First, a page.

Women bear $800bn brunt of Covid-related job losses

Women bear $800bn brunt of Covid-related job losses

Few people have avoided the impacts of the Covid-19 pandemic. Unfortunately, as is often the case in humanitarian crises, it is women who have paid the highest price.

Last year, Covid-19 cost women at least $800 billion – the combined GDP of 98 countries – in lost income. Globally, women lost more than 64 million jobs, a five percent loss compared to 3.9 percent for men.

But while women were losing money, companies like Amazon were thriving. The company gained $700 billion on the markets in 2020, while women’s $800 billion losses also top the $721.5 billion that the US government spent on the world’s largest defence budget.

Around the world, women are overrepresented in low-paid, precarious sectors such as retail, tourism and food services – industries that have been hardest hit by the pandemic. Most women across South Asia, Sub-Saharan Africa and Latin America work in informal employment. They also make up roughly 70 percent of the world’s health and social care workforce – essential but often poorly paid jobs that put them at greater risk from Covid-19.  

Across the globe, women have been more likely than men to drop out of the workforce or reduce their hours during the pandemic, predominantly due to care responsibilities. Even before the virus struck, women and girls put in 12.5 billion hours of unpaid care work every day, contributing at least $10.8 trillion a year – more than three times the size of the global tech industry – to the global economy.

“Economic fallout from the Covid-19 pandemic is having a harsher impact on women, who are disproportionately represented in sectors offering low wages, few benefits and the least secure jobs.” said Jim Clarken, Chief Executive of Oxfam Ireland.

“This conservative estimate doesn’t even include wages lost by the millions of women working in the informal economy – domestic workers, market vendors and garment workers – who have been sent home or whose hours and wages have been drastically cut.”

Shahida Akter Lucky (25), an unemployed domestic worker in Dhaka, Bangladesh, holds her baby son as she queues for a food parcel from Oxfam. Photo: Fabeha Monir/Oxfam

Although some governments have taken positive measures to address women’s economic and social security the response remains grossly insufficient. Only 11 countries have introduced shorter or flexible work arrangements for workers with care responsibilities, while 36 have strengthened family and paid sick leave for parents and caregivers.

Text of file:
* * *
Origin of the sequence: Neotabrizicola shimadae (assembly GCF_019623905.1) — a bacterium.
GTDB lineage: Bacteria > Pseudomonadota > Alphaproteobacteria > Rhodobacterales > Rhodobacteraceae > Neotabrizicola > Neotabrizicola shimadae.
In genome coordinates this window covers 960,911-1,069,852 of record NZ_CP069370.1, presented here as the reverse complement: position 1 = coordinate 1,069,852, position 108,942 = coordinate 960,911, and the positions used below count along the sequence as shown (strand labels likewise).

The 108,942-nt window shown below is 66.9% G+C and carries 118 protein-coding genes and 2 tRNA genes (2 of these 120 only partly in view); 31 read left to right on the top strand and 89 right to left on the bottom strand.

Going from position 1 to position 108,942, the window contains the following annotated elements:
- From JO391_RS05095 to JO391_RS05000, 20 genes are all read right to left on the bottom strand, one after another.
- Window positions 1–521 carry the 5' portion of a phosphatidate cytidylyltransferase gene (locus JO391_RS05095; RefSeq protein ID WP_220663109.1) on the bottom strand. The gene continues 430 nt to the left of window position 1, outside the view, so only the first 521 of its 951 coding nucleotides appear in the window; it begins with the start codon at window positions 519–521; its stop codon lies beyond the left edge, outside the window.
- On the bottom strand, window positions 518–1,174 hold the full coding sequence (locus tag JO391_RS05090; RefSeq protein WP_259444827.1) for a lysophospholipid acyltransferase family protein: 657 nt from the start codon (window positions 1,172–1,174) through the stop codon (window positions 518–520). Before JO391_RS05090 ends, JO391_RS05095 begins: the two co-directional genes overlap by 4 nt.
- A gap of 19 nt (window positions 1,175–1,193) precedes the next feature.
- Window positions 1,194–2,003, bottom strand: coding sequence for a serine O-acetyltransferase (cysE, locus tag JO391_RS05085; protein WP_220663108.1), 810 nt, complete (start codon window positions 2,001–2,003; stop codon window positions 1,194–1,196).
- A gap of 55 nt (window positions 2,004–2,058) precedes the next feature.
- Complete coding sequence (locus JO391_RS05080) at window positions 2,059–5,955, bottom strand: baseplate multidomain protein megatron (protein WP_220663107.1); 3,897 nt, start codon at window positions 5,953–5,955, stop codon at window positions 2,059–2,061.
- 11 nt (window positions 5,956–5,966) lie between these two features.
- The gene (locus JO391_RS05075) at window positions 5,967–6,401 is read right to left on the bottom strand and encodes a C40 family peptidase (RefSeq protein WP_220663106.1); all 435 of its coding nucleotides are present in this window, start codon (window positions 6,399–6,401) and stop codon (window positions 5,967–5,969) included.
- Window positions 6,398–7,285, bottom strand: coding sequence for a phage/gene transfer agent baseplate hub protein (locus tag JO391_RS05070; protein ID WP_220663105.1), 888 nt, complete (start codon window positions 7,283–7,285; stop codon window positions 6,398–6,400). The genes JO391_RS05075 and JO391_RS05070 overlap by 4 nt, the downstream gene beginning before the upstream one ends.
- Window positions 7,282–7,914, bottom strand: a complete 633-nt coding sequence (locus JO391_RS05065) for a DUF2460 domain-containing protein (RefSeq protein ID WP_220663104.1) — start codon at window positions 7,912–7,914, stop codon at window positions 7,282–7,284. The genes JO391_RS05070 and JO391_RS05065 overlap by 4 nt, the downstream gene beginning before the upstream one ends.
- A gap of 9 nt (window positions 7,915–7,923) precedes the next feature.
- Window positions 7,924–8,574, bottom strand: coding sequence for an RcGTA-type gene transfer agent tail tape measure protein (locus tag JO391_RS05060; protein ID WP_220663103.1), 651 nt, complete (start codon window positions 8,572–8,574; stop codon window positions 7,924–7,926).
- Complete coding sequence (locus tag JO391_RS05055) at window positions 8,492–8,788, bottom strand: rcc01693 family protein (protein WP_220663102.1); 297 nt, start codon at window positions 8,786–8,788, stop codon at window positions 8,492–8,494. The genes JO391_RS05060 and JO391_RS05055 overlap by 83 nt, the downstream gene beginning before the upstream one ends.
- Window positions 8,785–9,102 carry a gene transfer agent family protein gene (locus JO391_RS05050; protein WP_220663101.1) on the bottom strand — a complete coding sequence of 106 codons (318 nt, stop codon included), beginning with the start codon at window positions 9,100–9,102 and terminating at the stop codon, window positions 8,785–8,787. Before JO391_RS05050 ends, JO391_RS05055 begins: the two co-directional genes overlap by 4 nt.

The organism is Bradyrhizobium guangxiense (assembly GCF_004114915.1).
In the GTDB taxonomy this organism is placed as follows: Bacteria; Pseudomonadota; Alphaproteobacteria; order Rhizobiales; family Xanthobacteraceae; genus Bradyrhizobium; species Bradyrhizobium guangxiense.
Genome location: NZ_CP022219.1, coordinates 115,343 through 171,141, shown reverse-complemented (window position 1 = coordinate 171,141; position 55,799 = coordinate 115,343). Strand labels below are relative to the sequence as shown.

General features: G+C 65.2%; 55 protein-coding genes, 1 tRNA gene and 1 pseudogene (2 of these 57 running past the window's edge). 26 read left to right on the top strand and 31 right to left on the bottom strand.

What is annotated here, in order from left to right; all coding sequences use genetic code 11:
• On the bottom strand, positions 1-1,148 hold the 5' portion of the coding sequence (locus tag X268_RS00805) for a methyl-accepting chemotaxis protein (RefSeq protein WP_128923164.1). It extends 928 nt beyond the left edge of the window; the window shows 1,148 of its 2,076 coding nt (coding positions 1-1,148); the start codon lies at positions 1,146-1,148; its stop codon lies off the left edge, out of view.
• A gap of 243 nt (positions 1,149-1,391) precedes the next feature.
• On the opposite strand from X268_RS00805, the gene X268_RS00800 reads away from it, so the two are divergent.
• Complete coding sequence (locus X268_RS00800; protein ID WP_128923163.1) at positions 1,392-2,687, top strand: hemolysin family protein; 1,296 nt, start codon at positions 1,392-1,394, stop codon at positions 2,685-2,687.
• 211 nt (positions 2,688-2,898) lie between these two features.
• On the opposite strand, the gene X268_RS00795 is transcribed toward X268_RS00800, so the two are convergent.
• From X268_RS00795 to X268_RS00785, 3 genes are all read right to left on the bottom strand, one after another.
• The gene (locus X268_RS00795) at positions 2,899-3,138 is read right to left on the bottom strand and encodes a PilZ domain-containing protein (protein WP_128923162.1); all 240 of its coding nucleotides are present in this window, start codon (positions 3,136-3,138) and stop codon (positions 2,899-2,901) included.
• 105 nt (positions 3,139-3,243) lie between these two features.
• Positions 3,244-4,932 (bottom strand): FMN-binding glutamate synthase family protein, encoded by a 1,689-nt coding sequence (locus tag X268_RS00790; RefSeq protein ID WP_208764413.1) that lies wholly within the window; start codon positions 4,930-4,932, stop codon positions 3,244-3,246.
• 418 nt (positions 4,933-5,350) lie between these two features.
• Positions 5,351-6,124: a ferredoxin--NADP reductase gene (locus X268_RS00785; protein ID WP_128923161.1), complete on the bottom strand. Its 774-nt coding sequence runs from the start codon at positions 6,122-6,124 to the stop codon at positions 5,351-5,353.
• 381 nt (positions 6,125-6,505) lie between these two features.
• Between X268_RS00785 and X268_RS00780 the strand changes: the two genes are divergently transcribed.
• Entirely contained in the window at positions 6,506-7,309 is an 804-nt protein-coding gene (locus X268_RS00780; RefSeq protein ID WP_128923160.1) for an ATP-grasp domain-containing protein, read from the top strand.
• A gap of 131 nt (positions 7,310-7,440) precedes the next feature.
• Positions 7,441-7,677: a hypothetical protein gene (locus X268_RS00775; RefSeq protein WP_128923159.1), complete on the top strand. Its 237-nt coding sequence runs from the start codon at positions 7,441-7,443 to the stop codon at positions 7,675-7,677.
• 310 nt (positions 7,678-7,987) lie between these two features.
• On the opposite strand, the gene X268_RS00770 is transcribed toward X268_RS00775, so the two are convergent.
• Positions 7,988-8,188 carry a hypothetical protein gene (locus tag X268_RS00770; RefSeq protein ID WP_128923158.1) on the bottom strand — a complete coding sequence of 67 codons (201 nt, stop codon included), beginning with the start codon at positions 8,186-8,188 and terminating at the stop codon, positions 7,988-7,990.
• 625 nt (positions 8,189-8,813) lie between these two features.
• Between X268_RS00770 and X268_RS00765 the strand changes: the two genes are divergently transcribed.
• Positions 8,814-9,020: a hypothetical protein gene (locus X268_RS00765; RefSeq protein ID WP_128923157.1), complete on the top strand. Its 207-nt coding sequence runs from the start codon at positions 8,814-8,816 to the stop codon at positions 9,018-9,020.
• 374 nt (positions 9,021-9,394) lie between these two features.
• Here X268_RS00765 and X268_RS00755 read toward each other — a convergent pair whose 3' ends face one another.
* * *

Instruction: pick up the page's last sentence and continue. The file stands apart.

“Even before the virus struck, the responsibility for caring in Ireland was deeply gendered and severely unbalanced. Last year, Oxfam Ireland estimated that women’s unpaid care work contributes at least €24 billion to the Irish economy every year – the equivalent of 12.3 percent of the entire annual economy,” added Mr Clarken.

For women in every country on every continent, along with losing income, the demands of unpaid care work have rapidly increased. As care needs spiked during the pandemic, women —the shock absorbers of our societies— have stepped in to fill the gap, an expectation so often imposed by sexist social norms.

The effects of these dramatic changes will be unevenly felt for years to come. An additional 47 million women worldwide are expected to fall into extreme poverty in 2021. According to the World Economic Forum, closing the global gender gap has increased by a generation from 99.5 years to 135.6 years due to negative outcomes for women in 2020.

“As we move from emergency measures to long-term recovery, our government must seize this opportunity to build a more equal, inclusive economy for everyone living in Ireland. Our Citizens’ Assembly has laid out what needs to be done for gender equality – offering concrete actions across politics and leadership, caregiving and childcare, domestic, sexual and gender-based violence, pay and the workplace, social protection, as well reforming the Constitution,” Mr Clarken explained.

“A fair and sustainable economic recovery is one that supports women’s employment and unpaid care work, as recovery from Covid-19 is impossible without women recovering.”

Posted In: